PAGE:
God's Law Will Never Pass Away, Nor Will it Change
Jesus clearly states that He didn't come to destroy the law (or the prophets).
Think not that I am come to destroy the law, or the prophets: I am not come to destroy, but to fulfil. For verily I say unto you, Till heaven and earth pass, one jot or one tittle shall in no wise pass from the law, till all be fulfilled. Whosoever therefore shall break one of these least commandments, and shall teach men so, he shall be called the least in the kingdom of heaven: but whosoever shall do and teach them, the same shall be called great in the kingdom of heaven. For I say unto you, That except your righteousness shall exceed the righteousness of the scribes and Pharisees, ye shall in no case enter into the kingdom of heaven.
- Matthew 5:17-20 (KJV)
The law here is a reference to God's law, the Ten Commandments.
When Jesus continues to speak (in verse 21), He remains on the topic of God's law.
Ye have heard that it was said by them of old time, Thou shalt not kill; and whosoever shall kill shall be in danger of the judgment:
- Matthew 5:21 (KJV)
Jesus came here "to fulfil the law" which means "to keep it". When the law is fulfilled (kept/obeyed), it doesn't mean that the law disappears.
The phrase "Till heaven and earth pass, one jot or one tittle shall in no wise pass from the law" means that it's easier for heaven and earth to pass away, than it is for one jot or one tittle to pass from the law. (It's not going to happen in other words)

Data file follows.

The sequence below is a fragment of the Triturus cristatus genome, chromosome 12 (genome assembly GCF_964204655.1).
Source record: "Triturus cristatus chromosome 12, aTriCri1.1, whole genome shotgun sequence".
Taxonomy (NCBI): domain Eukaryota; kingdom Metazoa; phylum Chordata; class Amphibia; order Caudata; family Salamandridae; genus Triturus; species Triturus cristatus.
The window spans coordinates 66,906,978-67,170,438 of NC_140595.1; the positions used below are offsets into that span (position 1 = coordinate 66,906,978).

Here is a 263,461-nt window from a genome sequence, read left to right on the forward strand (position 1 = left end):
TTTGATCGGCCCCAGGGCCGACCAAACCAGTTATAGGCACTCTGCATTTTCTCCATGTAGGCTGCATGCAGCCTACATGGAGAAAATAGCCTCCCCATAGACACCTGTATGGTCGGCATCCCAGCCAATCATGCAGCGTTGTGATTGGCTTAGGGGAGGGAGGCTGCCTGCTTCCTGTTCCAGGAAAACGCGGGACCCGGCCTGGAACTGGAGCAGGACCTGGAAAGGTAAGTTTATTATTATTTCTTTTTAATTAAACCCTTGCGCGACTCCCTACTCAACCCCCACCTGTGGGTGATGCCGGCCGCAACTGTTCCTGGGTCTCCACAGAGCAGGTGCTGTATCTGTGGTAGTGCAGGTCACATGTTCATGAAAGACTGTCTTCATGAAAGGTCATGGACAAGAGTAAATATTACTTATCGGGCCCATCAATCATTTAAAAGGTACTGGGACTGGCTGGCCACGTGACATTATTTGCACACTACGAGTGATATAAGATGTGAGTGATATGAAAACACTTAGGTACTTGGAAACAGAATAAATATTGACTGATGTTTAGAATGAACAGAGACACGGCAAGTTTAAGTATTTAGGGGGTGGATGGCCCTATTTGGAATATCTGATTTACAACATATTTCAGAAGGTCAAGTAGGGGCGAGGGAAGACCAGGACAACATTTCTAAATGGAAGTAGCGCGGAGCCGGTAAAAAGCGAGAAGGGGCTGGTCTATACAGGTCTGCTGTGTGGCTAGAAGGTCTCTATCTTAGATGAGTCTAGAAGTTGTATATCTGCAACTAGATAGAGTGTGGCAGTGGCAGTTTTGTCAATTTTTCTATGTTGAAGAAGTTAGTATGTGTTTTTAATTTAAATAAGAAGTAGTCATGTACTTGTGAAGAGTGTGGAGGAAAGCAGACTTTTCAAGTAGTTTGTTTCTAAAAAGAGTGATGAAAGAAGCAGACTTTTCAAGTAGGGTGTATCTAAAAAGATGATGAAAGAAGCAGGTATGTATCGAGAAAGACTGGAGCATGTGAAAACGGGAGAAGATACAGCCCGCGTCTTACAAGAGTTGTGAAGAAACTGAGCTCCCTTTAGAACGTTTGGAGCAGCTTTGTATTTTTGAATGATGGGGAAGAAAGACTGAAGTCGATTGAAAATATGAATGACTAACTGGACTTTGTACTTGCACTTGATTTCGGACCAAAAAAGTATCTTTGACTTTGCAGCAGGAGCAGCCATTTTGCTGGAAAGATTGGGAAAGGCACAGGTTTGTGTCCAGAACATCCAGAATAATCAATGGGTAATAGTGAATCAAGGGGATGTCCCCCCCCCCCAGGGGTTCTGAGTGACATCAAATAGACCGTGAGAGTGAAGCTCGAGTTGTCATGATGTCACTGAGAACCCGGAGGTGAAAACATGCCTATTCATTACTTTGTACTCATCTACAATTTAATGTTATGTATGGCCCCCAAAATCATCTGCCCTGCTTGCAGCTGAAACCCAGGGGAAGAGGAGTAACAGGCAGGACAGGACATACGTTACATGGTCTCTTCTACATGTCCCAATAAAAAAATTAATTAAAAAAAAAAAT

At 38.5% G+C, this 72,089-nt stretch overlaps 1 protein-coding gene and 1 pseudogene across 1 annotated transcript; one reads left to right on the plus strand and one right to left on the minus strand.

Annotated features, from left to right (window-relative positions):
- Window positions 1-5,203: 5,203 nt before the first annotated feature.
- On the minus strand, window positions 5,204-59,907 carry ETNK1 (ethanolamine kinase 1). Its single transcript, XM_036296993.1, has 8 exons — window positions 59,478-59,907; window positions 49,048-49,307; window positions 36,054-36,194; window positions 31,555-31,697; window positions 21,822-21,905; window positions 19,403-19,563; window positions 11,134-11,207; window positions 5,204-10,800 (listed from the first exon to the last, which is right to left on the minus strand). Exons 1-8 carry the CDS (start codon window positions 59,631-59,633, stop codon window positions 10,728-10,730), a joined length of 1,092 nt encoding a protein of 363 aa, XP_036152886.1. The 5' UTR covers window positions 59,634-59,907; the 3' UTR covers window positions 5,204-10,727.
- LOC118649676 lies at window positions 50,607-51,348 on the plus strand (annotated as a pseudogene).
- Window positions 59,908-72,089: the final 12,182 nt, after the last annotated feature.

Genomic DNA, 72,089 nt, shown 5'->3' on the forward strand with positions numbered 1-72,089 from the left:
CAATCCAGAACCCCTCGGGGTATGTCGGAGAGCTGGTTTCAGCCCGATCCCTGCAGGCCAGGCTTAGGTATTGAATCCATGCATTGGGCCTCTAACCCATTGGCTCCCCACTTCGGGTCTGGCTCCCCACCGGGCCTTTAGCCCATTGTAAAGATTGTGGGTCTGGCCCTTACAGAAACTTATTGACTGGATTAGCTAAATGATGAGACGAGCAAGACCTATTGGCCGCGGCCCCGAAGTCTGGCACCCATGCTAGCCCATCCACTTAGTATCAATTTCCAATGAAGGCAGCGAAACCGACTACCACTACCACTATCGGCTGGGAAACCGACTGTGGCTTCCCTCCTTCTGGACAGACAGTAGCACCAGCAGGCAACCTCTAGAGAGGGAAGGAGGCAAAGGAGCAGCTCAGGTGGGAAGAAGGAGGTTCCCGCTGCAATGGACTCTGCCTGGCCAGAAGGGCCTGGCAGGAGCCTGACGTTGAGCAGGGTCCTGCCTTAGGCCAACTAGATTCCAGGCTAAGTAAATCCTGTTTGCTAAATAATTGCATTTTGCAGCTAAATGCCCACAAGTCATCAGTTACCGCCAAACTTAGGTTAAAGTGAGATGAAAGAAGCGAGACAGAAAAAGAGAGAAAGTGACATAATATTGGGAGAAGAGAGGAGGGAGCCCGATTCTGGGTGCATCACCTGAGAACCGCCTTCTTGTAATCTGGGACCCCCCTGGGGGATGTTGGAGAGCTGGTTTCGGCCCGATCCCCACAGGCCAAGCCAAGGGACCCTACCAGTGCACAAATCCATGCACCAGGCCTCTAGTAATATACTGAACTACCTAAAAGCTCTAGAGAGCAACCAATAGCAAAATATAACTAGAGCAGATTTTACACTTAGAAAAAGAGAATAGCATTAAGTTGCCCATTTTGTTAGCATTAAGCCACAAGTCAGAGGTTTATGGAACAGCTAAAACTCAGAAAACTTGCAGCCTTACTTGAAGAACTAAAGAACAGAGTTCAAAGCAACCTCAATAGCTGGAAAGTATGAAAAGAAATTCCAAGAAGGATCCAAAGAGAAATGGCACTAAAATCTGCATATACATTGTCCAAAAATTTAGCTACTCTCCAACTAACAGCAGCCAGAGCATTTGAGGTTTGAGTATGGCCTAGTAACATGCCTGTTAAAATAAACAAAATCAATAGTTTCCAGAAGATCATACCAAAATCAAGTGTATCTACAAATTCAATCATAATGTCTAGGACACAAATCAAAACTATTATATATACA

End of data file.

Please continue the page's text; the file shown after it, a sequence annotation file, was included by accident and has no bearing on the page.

We find the same wording in the book of Luke.
And it is easier for heaven and earth to pass, than one tittle of the law to fail.
- Luke 16:17 (KJV)
The phrase "till all be fulfilled" refers to God's dealings with man (with regards to the plan of redemption that is).
"Till heaven and earth pass," said Jesus, "one jot or one tittle shall in nowise pass from the law, till all be fulfilled." By His own obedience to the law, Christ testified to its immutable character and proved that through His grace it could be perfectly obeyed by every son and daughter of Adam. On the mount He declared that not the smallest iota should pass from the law till all things should be accomplished-all things that concern the human race, all that relates to the plan of redemption. He does not teach that the law is ever to be abrogated, but He fixes the eye upon the utmost verge of man's horizon and assures us that until this point is reached the law will retain its authority so that none may suppose it was His mission to abolish the precepts of the law. So long as heaven and earth continue, the holy principles of God's law will remain. His righteousness, "like the great mountains" (Psalm 36:6), will continue, a source of blessing, sending forth streams to refresh the earth.
- Ellen White, Thoughts From the Mount of Blessing, p. 49/50
God's law is a reflection of His perfect, never-changing character.
His law is perfect, and it will never change.